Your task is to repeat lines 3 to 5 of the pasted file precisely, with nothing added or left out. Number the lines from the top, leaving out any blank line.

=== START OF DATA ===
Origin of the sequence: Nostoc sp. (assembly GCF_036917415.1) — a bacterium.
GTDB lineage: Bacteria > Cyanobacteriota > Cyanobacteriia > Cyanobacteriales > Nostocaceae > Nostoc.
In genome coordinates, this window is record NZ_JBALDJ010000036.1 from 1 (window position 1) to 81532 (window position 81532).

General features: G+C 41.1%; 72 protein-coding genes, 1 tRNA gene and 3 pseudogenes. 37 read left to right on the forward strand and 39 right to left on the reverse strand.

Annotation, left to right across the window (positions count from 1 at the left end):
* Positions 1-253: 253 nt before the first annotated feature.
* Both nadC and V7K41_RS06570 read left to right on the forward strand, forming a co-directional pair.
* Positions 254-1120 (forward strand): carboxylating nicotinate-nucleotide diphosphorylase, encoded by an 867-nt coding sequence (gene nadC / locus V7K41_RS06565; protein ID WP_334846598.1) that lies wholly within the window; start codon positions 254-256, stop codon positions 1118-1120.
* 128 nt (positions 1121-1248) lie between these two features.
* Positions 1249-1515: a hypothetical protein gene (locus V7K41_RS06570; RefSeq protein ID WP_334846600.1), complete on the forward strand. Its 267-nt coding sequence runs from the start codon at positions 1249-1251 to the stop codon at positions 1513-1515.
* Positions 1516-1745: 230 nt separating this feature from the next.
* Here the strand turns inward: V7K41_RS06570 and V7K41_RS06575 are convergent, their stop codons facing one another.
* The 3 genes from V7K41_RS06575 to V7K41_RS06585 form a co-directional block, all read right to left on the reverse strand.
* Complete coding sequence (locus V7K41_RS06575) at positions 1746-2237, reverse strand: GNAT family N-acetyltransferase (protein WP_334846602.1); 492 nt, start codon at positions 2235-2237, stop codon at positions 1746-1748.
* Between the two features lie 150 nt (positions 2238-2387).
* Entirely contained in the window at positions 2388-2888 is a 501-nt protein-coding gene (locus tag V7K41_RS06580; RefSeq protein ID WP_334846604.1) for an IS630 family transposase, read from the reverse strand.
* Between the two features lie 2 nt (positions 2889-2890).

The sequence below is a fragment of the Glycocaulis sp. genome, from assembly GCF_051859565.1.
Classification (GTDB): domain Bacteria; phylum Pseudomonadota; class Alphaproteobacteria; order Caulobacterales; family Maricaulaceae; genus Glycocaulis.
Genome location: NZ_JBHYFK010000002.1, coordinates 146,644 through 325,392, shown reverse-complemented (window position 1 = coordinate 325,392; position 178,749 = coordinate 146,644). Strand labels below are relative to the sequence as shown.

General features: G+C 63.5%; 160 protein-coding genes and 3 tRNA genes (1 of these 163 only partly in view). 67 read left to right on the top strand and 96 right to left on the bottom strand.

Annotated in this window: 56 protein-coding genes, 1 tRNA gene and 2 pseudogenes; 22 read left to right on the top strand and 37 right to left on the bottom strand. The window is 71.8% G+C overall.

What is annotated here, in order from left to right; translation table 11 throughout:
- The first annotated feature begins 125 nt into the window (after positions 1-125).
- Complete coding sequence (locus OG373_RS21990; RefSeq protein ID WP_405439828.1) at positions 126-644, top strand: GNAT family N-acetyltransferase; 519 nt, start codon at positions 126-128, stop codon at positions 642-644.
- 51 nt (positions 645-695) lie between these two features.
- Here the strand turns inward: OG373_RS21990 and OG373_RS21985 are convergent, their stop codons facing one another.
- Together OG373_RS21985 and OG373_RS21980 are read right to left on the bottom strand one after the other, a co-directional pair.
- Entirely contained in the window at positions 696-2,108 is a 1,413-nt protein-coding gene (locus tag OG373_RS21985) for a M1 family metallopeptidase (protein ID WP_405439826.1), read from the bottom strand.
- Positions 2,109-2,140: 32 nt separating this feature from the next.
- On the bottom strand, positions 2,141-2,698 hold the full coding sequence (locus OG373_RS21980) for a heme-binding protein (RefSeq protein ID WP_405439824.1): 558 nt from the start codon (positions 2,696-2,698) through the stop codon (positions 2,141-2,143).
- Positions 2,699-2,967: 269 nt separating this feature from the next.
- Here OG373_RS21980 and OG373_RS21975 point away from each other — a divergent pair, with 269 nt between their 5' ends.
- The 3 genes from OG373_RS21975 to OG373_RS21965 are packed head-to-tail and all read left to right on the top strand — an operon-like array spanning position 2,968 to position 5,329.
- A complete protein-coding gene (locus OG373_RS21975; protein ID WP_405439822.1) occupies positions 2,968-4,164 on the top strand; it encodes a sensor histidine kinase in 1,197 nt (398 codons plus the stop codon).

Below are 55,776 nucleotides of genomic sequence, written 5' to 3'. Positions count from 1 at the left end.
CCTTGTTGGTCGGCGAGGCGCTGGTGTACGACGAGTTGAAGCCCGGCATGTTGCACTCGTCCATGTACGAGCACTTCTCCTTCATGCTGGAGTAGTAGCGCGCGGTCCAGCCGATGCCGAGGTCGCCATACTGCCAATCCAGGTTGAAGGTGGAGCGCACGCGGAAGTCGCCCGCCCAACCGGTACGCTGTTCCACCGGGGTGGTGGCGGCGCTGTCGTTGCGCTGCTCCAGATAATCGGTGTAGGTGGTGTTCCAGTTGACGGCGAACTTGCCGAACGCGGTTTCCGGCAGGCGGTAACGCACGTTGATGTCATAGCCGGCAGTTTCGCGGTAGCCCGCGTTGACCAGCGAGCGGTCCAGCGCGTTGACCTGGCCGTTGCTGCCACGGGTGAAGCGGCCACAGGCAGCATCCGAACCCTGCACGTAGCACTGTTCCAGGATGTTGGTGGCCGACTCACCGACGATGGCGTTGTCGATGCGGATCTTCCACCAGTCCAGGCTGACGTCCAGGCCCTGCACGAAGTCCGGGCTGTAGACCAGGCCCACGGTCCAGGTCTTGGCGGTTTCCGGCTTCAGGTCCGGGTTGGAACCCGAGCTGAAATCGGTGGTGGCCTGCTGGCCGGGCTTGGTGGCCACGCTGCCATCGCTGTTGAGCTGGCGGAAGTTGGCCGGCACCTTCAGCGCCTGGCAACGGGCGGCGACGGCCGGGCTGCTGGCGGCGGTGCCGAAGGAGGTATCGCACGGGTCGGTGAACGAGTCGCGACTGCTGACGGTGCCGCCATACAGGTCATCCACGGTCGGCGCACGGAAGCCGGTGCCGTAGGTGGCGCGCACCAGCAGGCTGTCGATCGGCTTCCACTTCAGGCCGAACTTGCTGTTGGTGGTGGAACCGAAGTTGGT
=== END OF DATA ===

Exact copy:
In genome coordinates, this window is record NZ_JBALDJ010000036.1 from 1 (window position 1) to 81532 (window position 81532).

General features: G+C 41.1%; 72 protein-coding genes, 1 tRNA gene and 3 pseudogenes. 37 read left to right on the forward strand and 39 right to left on the reverse strand.

Annotation, left to right across the window (positions count from 1 at the left end):